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Immigration Consequences of a False Claim to U.S. Citizenship
Sonali Mehta Patnaik
Monday, February 10, 2014
Immigration Consequences of a False Claim to U.S. Citizenship
In the spectrum of Immigration violations, a false claim to U.S. citizenship might be the most underestimated. This is because it often occurs by a clerical error on a form and is rarely prosecuted as a criminal offense. Still, this offense carries enormous consequences under the U.S. immigration law, and can result in removal proceedings or ineligibility to obtain lawful immigration status.

Foreign nationals might make a “false claim” in a number of ways. Presenting a fake U.S. document when trying to enter is an intentional false claim, but the misrepresentation is not always this obvious. Some immigrants accidentally register to vote on a driver’s license form. The most commonly detected false claim occurs by checking the wrong box on the Form I-9 Employment Eligibility Verification, when starting new employment. Whether this is done accidentally, intentionally to work without authorization, or by an employer who checks the box themselves and has the employee simply sign the form, the consequences to the immigrant can be severe. The government considers the receipt of employment to be an “immigration benefit.” This is significant because if a false claim on an I-9 form is uncovered at the time of adjudicating an otherwise valid application for permanent residence, it can result in “inadmissibility” and denial of the green card. Moreover, a false claim to the U.S. citizenship is listed as a specific ground of removal in the Immigration and Nationality Act. Additionally, inadmissibility or removability due to a false claim cannot be waived as easily as other types of misrepresentation.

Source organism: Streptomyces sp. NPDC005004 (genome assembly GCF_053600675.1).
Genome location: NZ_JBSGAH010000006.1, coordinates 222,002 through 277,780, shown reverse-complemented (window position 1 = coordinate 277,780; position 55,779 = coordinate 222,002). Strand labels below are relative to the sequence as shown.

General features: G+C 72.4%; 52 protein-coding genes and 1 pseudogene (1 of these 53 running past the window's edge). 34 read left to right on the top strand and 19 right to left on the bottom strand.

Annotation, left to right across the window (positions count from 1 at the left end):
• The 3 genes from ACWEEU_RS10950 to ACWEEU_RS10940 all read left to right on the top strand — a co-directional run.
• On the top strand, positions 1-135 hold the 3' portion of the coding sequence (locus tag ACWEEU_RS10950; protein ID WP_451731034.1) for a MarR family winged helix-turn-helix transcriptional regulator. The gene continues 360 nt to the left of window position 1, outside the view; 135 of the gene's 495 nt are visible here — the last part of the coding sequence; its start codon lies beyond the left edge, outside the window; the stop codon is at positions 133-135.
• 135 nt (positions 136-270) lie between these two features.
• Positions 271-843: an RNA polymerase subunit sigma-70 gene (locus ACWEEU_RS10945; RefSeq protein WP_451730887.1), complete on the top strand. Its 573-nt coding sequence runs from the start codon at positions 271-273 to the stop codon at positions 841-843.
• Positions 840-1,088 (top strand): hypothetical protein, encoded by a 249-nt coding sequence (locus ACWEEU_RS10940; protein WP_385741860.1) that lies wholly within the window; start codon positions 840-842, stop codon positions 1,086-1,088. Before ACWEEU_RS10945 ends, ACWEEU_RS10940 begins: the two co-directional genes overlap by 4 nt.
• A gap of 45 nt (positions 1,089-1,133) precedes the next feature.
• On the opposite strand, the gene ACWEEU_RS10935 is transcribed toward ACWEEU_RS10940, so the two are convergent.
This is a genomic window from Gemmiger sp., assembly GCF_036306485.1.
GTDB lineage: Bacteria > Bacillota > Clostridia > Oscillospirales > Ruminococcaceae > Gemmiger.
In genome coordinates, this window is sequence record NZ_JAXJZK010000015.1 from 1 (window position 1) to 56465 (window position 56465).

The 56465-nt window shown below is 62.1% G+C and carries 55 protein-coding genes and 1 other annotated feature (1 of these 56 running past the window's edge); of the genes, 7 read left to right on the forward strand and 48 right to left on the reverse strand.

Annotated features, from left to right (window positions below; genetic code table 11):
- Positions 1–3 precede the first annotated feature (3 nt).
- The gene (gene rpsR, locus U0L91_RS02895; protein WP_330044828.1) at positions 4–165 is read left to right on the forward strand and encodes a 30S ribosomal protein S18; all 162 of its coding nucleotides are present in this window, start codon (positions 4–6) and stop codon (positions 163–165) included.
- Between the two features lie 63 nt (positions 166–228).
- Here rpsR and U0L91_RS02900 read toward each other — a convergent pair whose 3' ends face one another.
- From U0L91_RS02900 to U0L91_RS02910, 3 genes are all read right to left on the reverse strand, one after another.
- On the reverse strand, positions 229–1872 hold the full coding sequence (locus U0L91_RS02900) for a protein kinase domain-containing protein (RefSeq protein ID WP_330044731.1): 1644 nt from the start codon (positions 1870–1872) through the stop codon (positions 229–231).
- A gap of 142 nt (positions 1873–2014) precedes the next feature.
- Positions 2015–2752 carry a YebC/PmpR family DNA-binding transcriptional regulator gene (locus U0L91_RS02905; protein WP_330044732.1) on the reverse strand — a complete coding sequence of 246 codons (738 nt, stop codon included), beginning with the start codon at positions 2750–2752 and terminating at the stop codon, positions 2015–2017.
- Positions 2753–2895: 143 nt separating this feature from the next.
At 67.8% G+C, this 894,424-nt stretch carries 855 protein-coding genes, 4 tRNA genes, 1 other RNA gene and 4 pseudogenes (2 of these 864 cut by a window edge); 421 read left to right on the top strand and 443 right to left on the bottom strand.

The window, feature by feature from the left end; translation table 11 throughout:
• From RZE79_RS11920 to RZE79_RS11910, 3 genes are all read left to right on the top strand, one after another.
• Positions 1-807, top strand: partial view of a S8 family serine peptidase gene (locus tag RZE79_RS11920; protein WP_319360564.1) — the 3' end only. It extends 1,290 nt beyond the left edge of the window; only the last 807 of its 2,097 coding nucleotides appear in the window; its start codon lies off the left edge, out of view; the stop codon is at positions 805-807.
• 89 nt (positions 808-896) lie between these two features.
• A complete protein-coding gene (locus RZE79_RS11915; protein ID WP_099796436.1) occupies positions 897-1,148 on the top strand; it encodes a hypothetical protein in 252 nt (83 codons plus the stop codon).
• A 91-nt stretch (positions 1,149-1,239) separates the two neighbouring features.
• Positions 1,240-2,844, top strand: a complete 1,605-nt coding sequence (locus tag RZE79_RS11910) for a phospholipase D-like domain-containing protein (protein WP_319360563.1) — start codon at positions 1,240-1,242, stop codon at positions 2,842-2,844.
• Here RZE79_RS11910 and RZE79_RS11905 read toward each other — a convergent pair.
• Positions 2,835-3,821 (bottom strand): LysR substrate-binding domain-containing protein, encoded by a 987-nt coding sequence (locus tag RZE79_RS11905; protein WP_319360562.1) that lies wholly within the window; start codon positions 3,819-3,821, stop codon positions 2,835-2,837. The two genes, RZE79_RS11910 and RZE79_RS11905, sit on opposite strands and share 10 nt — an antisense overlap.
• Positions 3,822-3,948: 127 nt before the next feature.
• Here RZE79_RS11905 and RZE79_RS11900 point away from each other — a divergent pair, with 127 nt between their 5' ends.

The consequences of this seemingly minor offense can surface years after the actual false claim, and there are very limited defenses within the Immigration law. The best course of action is to avoid making a false claim to the U.S. citizenship, and to immediately retract or correct the error if it has been made on any official forms or government records.

Given the harsh penalties of such a misrepresentation under current Immigration law, and with comprehensive immigration reform possibly on the horizon, it is important that foreign nationals are aware of the consequences and avoid making false claims to the U.S. citizenship.

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